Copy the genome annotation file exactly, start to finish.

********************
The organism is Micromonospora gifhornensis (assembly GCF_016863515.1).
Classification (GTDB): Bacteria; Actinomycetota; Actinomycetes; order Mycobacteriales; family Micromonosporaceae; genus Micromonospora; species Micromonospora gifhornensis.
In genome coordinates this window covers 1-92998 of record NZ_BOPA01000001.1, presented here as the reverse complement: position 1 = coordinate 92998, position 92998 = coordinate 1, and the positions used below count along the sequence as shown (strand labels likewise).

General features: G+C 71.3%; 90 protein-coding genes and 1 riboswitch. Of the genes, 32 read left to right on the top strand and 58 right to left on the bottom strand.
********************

The organism is Micromonospora gifhornensis (assembly GCF_016863515.1).
Classification (GTDB): Bacteria; Actinomycetota; Actinomycetes; order Mycobacteriales; family Micromonosporaceae; genus Micromonospora; species Micromonospora gifhornensis.
In genome coordinates this window covers 1-92998 of record NZ_BOPA01000001.1, presented here as the reverse complement: position 1 = coordinate 92998, position 92998 = coordinate 1, and the positions used below count along the sequence as shown (strand labels likewise).

General features: G+C 71.3%; 90 protein-coding genes and 1 riboswitch. Of the genes, 32 read left to right on the top strand and 58 right to left on the bottom strand.